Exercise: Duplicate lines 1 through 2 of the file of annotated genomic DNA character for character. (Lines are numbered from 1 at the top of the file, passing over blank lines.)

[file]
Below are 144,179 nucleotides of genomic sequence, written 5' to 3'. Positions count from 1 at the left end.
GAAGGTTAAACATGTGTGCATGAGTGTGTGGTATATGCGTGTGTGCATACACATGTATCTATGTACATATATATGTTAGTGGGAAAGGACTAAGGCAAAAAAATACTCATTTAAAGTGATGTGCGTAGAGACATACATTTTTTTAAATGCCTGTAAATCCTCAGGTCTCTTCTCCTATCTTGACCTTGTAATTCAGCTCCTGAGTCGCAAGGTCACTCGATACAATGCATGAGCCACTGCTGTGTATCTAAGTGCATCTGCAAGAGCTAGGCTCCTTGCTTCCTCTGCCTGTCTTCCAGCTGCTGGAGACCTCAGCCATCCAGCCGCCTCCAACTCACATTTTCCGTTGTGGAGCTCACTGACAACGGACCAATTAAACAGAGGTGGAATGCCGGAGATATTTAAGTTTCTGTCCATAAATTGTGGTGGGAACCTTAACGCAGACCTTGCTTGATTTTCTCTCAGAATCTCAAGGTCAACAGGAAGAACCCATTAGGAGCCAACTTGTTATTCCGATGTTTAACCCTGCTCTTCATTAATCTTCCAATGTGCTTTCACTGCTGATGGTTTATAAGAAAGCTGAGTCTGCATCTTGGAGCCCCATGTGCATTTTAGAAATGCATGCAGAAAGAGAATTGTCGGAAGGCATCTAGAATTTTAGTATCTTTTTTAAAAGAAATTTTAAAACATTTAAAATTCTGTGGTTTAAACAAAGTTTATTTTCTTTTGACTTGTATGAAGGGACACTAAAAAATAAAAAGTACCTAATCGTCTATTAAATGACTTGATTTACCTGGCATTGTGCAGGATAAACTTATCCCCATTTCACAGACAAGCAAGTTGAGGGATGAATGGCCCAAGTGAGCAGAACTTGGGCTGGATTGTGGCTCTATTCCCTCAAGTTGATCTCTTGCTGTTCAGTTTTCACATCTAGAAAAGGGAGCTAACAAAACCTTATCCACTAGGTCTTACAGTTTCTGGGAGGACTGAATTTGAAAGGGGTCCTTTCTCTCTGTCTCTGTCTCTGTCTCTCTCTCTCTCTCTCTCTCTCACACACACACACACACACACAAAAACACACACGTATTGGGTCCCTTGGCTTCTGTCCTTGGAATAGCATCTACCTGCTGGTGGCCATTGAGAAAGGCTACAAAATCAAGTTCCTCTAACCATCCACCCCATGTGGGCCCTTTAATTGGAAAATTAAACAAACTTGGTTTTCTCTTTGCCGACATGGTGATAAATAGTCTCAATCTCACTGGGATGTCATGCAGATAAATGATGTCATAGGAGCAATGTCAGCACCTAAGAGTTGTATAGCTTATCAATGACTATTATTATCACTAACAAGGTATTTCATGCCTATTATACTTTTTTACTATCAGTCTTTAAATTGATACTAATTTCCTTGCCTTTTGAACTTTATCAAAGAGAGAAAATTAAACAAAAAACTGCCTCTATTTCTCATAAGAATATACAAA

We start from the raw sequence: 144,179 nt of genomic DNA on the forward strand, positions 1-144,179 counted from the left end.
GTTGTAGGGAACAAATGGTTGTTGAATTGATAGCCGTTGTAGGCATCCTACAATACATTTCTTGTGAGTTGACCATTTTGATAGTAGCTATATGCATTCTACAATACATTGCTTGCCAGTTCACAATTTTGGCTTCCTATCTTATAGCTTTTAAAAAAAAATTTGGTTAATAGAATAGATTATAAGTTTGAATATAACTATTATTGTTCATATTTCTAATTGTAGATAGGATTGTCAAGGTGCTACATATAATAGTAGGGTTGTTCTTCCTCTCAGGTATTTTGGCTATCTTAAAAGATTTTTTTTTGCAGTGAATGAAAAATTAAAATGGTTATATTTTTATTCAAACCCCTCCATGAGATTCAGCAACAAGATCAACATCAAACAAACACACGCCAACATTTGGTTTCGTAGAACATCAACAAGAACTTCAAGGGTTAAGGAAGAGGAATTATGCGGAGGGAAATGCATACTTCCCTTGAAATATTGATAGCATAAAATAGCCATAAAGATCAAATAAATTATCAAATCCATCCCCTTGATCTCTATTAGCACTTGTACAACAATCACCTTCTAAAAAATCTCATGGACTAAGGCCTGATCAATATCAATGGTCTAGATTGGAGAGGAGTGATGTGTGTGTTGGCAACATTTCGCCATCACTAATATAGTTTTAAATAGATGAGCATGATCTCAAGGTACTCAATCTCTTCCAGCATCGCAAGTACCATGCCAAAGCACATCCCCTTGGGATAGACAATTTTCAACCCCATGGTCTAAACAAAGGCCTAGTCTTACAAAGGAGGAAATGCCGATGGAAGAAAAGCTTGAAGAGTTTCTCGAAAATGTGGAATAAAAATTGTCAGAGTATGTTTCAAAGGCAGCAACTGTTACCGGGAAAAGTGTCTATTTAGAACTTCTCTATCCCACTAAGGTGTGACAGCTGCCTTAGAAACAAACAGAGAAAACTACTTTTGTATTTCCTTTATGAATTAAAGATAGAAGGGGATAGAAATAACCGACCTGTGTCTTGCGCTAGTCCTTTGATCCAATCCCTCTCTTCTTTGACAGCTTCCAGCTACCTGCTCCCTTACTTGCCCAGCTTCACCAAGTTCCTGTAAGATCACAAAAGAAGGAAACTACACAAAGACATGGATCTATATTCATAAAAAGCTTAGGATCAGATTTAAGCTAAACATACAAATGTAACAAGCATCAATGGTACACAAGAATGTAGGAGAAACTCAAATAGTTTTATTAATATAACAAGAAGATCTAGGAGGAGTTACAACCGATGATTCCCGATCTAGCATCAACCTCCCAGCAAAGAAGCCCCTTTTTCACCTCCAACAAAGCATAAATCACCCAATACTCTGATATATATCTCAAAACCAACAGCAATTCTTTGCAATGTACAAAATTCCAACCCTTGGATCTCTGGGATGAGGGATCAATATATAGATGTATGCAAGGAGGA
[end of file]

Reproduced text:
Below are 144,179 nucleotides of genomic sequence, written 5' to 3'. Positions count from 1 at the left end.
GAAGGTTAAACATGTGTGCATGAGTGTGTGGTATATGCGTGTGTGCATACACATGTATCTATGTACATATATATGTTAGTGGGAAAGGACTAAGGCAAAAAAATACTCATTTAAAGTGATGTGCGTAGAGACATACATTTTTTTAAATGCCTGTAAATCCTCAGGTCTCTTCTCCTATCTTGACCTTGTAATTCAGCTCCTGAGTCGCAAGGTCACTCGATACAATGCATGAGCCACTGCTGTGTATCTAAGTGCATCTGCAAGAGCTAGGCTCCTTGCTTCCTCTGCCTGTCTTCCAGCTGCTGGAGACCTCAGCCATCCAGCCGCCTCCAACTCACATTTTCCGTTGTGGAGCTCACTGACAACGGACCAATTAAACAGAGGTGGAATGCCGGAGATATTTAAGTTTCTGTCCATAAATTGTGGTGGGAACCTTAACGCAGACCTTGCTTGATTTTCTCTCAGAATCTCAAGGTCAACAGGAAGAACCCATTAGGAGCCAACTTGTTATTCCGATGTTTAACCCTGCTCTTCATTAATCTTCCAATGTGCTTTCACTGCTGATGGTTTATAAGAAAGCTGAGTCTGCATCTTGGAGCCCCATGTGCATTTTAGAAATGCATGCAGAAAGAGAATTGTCGGAAGGCATCTAGAATTTTAGTATCTTTTTTAAAAGAAATTTTAAAACATTTAAAATTCTGTGGTTTAAACAAAGTTTATTTTCTTTTGACTTGTATGAAGGGACACTAAAAAATAAAAAGTACCTAATCGTCTATTAAATGACTTGATTTACCTGGCATTGTGCAGGATAAACTTATCCCCATTTCACAGACAAGCAAGTTGAGGGATGAATGGCCCAAGTGAGCAGAACTTGGGCTGGATTGTGGCTCTATTCCCTCAAGTTGATCTCTTGCTGTTCAGTTTTCACATCTAGAAAAGGGAGCTAACAAAACCTTATCCACTAGGTCTTACAGTTTCTGGGAGGACTGAATTTGAAAGGGGTCCTTTCTCTCTGTCTCTGTCTCTGTCTCTCTCTCTCTCTCTCTCTCTCACACACACACACACACACACAAAAACACACACGTATTGGGTCCCTTGGCTTCTGTCCTTGGAATAGCATCTACCTGCTGGTGGCCATTGAGAAAGGCTACAAAATCAAGTTCCTCTAACCATCCACCCCATGTGGGCCCTTTAATTGGAAAATTAAACAAACTTGGTTTTCTCTTTGCCGACATGGTGATAAATAGTCTCAATCTCACTGGGATGTCATGCAGATAAATGATGTCATAGGAGCAATGTCAGCACCTAAGAGTTGTATAGCTTATCAATGACTATTATTATCACTAACAAGGTATTTCATGCCTATTATACTTTTTTACTATCAGTCTTTAAATTGATACTAATTTCCTTGCCTTTTGAACTTTATCAAAGAGAGAAAATTAAACAAAAAACTGCCTCTATTTCTCATAAGAATATACAAA